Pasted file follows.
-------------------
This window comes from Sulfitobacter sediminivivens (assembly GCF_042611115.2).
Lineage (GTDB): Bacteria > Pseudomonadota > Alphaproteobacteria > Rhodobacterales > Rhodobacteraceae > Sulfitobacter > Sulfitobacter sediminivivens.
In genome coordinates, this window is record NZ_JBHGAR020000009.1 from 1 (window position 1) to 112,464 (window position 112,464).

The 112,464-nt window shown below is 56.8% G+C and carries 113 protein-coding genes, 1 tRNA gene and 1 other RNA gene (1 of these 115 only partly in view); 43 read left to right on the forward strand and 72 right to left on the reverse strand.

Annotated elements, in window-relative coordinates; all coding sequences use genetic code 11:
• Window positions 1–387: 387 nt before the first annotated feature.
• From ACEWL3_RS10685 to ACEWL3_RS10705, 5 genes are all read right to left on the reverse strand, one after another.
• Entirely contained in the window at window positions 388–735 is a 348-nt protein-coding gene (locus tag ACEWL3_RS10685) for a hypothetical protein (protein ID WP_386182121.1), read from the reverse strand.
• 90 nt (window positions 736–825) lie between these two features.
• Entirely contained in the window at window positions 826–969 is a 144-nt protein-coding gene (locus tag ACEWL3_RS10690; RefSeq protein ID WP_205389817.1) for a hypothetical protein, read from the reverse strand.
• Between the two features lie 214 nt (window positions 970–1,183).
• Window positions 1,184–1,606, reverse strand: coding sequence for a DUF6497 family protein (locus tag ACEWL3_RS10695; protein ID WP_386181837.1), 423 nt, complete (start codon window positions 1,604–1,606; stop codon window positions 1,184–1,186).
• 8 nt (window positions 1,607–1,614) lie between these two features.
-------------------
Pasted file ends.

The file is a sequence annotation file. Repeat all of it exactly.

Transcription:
This window comes from Sulfitobacter sediminivivens (assembly GCF_042611115.2).
Lineage (GTDB): Bacteria > Pseudomonadota > Alphaproteobacteria > Rhodobacterales > Rhodobacteraceae > Sulfitobacter > Sulfitobacter sediminivivens.
In genome coordinates, this window is record NZ_JBHGAR020000009.1 from 1 (window position 1) to 112,464 (window position 112,464).

The 112,464-nt window shown below is 56.8% G+C and carries 113 protein-coding genes, 1 tRNA gene and 1 other RNA gene (1 of these 115 only partly in view); 43 read left to right on the forward strand and 72 right to left on the reverse strand.

Annotated elements, in window-relative coordinates; all coding sequences use genetic code 11:
• Window positions 1–387: 387 nt before the first annotated feature.
• From ACEWL3_RS10685 to ACEWL3_RS10705, 5 genes are all read right to left on the reverse strand, one after another.
• Entirely contained in the window at window positions 388–735 is a 348-nt protein-coding gene (locus tag ACEWL3_RS10685) for a hypothetical protein (protein ID WP_386182121.1), read from the reverse strand.
• 90 nt (window positions 736–825) lie between these two features.
• Entirely contained in the window at window positions 826–969 is a 144-nt protein-coding gene (locus tag ACEWL3_RS10690; RefSeq protein ID WP_205389817.1) for a hypothetical protein, read from the reverse strand.
• Between the two features lie 214 nt (window positions 970–1,183).
• Window positions 1,184–1,606, reverse strand: coding sequence for a DUF6497 family protein (locus tag ACEWL3_RS10695; protein ID WP_386181837.1), 423 nt, complete (start codon window positions 1,604–1,606; stop codon window positions 1,184–1,186).
• 8 nt (window positions 1,607–1,614) lie between these two features.